Key points

  • Total Worker Health® research plays a critical role in preparing employers to address challenges to ensuring safe, health-enhancing work.
  • Examples of these challenges include a rapidly evolving economy and technology, remote work, and precarious employment.
people around a table reviewing papers


The Total Worker Health approach encourages integrating organizational policies, programs, and practices that contribute to worker safety, health, and well-being. Research on the approach builds the evidence base for an integrated, holistic approach to worker well-being.

Why it matters

Research shows that exposures on and off the job can act together to produce worker illness and injury. The Total Worker Health approach promotes research into patterns of work organization and emerging forms of employment. The developing scientific evidence base can help businesses and communities reduce the impact and cost of injuries and illness. This can help control healthcare costs and disruption to family and community life.


This National Agenda intends to define and prioritize Total Worker Health related research, practice, and prevention activities for 2016-2026. However, research efforts remain flexible to focus on emerging threats. Learn more about the vision for Total Worker Health focused research in this article on the third decade of the program.

Funded partners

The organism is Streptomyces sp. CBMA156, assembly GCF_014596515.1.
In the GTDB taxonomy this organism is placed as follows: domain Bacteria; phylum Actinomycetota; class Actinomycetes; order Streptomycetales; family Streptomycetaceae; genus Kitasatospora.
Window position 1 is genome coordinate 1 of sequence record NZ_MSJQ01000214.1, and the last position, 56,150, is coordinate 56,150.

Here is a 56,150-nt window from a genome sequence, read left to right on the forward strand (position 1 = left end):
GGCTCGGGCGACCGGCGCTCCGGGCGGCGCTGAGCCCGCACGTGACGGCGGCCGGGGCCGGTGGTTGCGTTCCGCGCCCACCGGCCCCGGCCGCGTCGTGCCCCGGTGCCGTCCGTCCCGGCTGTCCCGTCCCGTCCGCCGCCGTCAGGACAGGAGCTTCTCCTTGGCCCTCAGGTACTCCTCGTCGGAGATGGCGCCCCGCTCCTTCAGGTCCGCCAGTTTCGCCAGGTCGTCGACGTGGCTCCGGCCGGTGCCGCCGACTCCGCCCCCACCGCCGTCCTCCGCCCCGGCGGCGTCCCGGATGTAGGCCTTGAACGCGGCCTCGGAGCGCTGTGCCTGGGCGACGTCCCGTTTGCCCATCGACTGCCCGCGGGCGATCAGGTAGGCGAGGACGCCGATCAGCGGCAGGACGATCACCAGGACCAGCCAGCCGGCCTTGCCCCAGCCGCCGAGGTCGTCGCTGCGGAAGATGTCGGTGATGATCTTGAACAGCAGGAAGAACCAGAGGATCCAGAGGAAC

NIOSH-funded research continues to generate evidence supporting Total Worker Health approaches to improve worker well-being and reduce workplace challenges. NIOSH funds ten Centers of Excellence for Total Worker Health. The research conducted at these Centers generates new knowledge and informs novel approaches for addressing challenges faced by employers today.

Implementation strategies

The Centers of Excellence and Affiliates test the process and feasibility of Total Worker Health approaches in real-world environments. Interventions are designed to improve worker safety, health, and well-being in high-risk industries. They can also reduce healthcare costs when adopted on a broad scale.

Listed below are some of the many ways that the Centers implement the Total Worker Health approach:

  • Pilot test promising workplace policies and programs
  • Develop and distribute best practices and tool kits
  • Create strategies to overcome barriers for adoption of work-based interventions
  • Investigate costs and benefits associated with integrated programs
  • Increase the development and application of biological markers of stress, sleep, and depression
  • Examine the relationships between workplace policies and practices and worker health outcomes


To learn more about research efforts, visit the partnerships page or email